Friday, November 18, 2016

Signs point to fabulous bear-hunting season in Western Pennsylvania

The stage is set for another big year.
Ask Pennsylvania Game Commission biologist Mark Ternent what determines the size of the black bear harvest from year to year, and he will point to four factors: the number of bears, the number of bear hunters, the availability of food and the weather.
The 2016 season already is three-for-four.
The state has about 20,000 bears, Ternent said. That's a record.
The number of bear hunters is high and climbing, too. Last year there were 175,314, he said. That too, was a record.
Wild food supplies, meanwhile — particularly in regard to red oak acorns — are booming across most of the state. Ternent said bears that might otherwise den early will be active for a while to come as they take advantage of the fat-building feast.
That leaves only the weather.
“If you can predict the weather, you're better than me,” Ternent said. “We'll just have to wait until the first day and see what we get.”
There's not much waiting left to do.
The statewide archery bear season runs from Monday to Friday. The regular firearms season opens Saturday, then comes back in Nov. 21-23.
And in some wildlife management units, hunters can take bears in deer season. The beginning and end of those extended seasons vary — there is no extended season in unit 3A this year, for example, but for the first time ever there is in 1B — so hunters should check their regulations book.
In all cases, chances are hunters will do well.
Eight of the 10 largest harvests have occurred in the past 11 years. Last year's total was 3,748, enough to rank third all time.
The record kill came in 2011, when hunters took 4,350 bears. They took 4,164 in 2005.
Few states can match that.
Hunters killed 3,195 bears in West Virginia last fall. They took 3,118 in North Carolina and 3,016 in Maine. Virginia gave up 2,331, and New York saw its second-best harvest ever, 1,715.
Meanwhile, New Jersey and Maryland already have concluded their 2016 seasons. Both ranked second all-time in their state's histories. The New Jersey kill was 549 animals, and Maryland totaled 167.
And while Ohio has bears, there aren't enough to sustain hunting.
Ternent is expecting — and hoping for — another large kill here this fall. His goal is to take 20 percent or so of the population annually.
The potential is there, said Mario Piccirilli, a land management group supervisor with the commission in Mercer and Venango counties. He said bears are being sighted “on a daily basis.”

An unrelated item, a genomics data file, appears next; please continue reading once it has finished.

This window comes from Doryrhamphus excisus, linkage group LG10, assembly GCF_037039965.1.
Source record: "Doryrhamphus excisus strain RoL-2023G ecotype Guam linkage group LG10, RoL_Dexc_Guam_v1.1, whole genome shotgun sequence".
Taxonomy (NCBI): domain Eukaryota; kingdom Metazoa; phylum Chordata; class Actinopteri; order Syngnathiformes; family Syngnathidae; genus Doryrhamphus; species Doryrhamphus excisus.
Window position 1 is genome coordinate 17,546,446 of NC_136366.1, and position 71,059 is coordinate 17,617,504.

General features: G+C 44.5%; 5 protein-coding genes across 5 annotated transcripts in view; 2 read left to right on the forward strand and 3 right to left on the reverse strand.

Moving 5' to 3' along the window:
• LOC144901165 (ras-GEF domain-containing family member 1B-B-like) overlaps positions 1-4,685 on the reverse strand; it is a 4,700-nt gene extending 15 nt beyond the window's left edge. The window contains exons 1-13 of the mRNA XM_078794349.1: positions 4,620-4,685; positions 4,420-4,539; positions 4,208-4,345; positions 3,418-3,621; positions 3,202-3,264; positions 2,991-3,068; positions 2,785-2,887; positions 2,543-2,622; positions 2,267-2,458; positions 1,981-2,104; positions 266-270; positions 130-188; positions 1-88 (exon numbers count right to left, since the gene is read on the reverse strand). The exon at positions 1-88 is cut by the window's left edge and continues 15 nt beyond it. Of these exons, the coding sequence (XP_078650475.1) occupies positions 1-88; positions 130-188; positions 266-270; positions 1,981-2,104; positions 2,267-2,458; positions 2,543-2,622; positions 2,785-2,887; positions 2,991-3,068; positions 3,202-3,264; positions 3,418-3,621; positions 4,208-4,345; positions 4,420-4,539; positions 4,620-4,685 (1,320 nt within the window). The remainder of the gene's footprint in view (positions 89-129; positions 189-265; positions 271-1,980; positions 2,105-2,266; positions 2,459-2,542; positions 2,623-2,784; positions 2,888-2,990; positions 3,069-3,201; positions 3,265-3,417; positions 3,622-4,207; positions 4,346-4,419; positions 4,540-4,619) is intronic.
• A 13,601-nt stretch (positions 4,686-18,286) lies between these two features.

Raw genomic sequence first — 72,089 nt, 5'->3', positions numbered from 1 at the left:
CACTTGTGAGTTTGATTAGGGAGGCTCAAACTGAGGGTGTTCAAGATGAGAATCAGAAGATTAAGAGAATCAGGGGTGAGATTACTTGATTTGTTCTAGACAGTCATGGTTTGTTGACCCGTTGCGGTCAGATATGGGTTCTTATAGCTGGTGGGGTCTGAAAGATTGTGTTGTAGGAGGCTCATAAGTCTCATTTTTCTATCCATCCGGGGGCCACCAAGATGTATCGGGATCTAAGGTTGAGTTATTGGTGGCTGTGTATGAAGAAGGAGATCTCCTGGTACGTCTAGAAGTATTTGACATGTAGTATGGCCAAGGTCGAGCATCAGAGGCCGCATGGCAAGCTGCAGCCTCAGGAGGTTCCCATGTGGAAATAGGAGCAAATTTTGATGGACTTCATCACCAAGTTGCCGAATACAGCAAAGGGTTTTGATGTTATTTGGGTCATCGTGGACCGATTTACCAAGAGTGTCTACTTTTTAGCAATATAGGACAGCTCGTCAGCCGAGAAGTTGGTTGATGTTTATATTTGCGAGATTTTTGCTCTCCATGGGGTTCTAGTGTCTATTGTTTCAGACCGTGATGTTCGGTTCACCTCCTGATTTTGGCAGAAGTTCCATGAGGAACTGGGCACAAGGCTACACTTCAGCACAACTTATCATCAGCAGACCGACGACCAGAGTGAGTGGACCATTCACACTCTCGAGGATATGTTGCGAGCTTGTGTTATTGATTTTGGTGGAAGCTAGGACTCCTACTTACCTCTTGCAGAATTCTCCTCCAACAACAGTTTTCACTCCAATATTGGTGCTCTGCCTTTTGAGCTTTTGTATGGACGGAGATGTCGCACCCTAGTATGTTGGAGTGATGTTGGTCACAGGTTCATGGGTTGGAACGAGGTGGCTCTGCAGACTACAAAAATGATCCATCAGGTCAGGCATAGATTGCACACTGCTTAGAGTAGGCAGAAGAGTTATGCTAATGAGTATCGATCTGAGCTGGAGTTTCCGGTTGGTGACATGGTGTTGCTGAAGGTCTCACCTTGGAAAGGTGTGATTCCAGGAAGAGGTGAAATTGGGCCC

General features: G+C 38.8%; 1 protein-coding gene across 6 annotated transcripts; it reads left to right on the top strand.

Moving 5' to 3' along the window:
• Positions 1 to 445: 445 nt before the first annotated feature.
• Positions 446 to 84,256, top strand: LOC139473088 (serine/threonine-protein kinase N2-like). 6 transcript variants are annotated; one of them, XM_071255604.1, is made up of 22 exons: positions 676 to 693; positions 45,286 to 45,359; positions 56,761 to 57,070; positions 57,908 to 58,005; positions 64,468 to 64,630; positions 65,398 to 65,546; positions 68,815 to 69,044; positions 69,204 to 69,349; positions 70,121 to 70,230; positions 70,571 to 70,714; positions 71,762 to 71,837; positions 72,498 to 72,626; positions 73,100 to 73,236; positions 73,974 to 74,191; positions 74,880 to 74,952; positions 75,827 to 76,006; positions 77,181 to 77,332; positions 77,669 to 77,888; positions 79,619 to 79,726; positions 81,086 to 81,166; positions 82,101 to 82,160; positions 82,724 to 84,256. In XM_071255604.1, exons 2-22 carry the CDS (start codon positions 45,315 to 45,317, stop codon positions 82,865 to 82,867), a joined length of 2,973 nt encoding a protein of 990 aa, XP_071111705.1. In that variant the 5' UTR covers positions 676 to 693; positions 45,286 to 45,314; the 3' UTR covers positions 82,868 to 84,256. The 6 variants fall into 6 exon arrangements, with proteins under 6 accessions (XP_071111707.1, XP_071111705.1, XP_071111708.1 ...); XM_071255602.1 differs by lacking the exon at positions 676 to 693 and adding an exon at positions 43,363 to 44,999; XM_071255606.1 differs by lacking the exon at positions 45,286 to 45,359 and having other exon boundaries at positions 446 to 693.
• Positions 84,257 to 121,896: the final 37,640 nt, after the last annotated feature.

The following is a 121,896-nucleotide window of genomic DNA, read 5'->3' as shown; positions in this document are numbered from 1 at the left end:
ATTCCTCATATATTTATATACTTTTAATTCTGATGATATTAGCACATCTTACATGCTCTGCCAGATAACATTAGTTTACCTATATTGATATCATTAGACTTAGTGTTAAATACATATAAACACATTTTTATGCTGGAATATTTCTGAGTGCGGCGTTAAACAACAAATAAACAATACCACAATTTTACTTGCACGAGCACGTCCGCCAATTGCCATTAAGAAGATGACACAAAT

“A little preseason scouting for their food sources, such as corn, acorns and soft mast, will benefit those hunters seeking to fill their bear tag,” Piccirilli said.
Finding the food really is the key, especially for hunters who will be out on their own, Ternent said. And that's how most Pennsylvania bear hunters operate.
Putting on organized drives using large groups — up to 25 hunters per party are allowed by regulation — is an effective way to take bruins.
But a 2010 survey of licensed bear hunters found three out of four still hunt — i.e. sneak through the woods slowly — or simply take a stand and wait for a bear to come by. More hunters do a little of both than hunt any other way, the survey said.
There is nothing wrong with that approach, Ternent said. In fact, it's what he would do.
“If I was bear hunting instead of working the bear check station, I'd go out and find a spot with a lot of food, maybe acorns, with some mountain laurel or other thick cover nearby. I'd sit on that spot until 10:30 or so, then get up and move around a little bit, then go back there in the afternoon, sitting from about 2:30 on until dark,” Ternent said.
“You don't need a gang to be successful. You can do it on your own.”
As for where to sit and stand, bears roam far and wide, he said. A male's home range can be 20 square miles, a female's half that.
Movements are seasonal, though, Ternent said. At this time of year especially, when bears are layering on fat in preparation for a winter-long hibernation, they stay where the food is most abundant, especially if that's acorns.
“Bears take the easy route if they can. If they can find a place that has a lot of food, they stay until they eat it all,” Ternent said.
“That can make it easier to pattern them.”
Now, if only the weather cooperates.
“Just a little bit of snow, with cool temperatures, that's ideal for bear hunting,” Ternent said.
Bob Frye is a Tribune-Review staff writer. Reach him at or via @bobfryeoutdoors

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